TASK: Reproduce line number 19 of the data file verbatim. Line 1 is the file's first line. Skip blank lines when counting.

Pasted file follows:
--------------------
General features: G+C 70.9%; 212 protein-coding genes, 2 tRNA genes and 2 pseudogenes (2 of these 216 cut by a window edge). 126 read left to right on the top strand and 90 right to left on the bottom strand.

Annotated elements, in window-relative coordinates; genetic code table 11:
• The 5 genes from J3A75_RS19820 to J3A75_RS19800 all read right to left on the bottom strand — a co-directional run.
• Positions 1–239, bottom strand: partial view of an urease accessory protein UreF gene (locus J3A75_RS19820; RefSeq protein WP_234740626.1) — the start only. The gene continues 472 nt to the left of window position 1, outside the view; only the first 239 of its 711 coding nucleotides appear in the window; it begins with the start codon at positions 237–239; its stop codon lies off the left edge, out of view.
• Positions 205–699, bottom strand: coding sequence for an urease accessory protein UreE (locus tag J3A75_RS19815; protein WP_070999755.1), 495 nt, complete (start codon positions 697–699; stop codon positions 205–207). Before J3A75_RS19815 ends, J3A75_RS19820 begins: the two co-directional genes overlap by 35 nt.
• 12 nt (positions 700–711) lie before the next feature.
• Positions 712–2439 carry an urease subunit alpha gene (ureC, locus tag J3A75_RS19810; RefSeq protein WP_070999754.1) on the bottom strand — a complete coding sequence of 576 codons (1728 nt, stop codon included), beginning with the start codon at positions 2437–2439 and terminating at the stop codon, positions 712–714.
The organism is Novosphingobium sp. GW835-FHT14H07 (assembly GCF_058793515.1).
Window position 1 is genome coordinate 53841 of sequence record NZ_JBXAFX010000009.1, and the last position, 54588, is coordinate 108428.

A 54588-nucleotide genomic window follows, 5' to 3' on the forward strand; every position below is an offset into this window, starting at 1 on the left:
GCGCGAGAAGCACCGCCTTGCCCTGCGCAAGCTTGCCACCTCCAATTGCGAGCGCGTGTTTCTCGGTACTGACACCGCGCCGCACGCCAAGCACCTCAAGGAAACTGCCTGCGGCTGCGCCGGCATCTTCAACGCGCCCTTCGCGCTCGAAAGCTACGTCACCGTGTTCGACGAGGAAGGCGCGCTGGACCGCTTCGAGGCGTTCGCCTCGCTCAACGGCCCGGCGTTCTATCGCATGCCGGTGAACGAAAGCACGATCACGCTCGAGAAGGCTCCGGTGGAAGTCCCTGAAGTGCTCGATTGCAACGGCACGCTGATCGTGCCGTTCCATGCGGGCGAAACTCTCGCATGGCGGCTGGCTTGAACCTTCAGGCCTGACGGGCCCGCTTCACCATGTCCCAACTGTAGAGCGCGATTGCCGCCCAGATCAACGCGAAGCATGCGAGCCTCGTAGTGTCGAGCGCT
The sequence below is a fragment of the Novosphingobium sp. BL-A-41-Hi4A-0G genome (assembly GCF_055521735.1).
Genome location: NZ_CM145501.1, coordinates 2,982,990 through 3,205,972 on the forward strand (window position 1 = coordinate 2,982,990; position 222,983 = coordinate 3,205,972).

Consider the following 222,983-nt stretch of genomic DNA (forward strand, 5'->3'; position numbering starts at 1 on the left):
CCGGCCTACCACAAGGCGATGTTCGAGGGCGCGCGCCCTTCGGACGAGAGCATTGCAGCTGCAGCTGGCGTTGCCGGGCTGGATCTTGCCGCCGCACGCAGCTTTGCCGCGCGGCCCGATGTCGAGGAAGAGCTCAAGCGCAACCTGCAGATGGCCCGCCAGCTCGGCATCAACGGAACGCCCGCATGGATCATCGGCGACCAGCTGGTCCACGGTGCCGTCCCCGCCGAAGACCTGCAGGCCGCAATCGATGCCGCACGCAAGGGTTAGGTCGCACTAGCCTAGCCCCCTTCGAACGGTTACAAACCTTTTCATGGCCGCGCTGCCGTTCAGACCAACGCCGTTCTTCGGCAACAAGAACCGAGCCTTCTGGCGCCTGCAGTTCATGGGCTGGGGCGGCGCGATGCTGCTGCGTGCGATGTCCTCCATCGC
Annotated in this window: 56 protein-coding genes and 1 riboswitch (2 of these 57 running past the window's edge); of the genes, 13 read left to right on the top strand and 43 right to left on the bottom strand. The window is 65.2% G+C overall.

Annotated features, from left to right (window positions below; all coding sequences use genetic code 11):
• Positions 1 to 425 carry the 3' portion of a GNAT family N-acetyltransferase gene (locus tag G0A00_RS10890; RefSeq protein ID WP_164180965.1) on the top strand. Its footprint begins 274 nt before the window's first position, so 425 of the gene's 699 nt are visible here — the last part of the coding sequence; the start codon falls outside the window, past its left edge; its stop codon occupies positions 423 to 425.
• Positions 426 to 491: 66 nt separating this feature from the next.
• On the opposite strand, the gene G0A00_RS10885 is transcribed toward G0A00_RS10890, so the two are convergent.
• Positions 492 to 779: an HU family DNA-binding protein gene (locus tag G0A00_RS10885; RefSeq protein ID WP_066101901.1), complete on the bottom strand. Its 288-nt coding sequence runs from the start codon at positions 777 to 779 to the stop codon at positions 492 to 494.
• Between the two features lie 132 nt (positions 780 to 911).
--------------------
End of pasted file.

• Positions 426 to 491: 66 nt separating this feature from the next.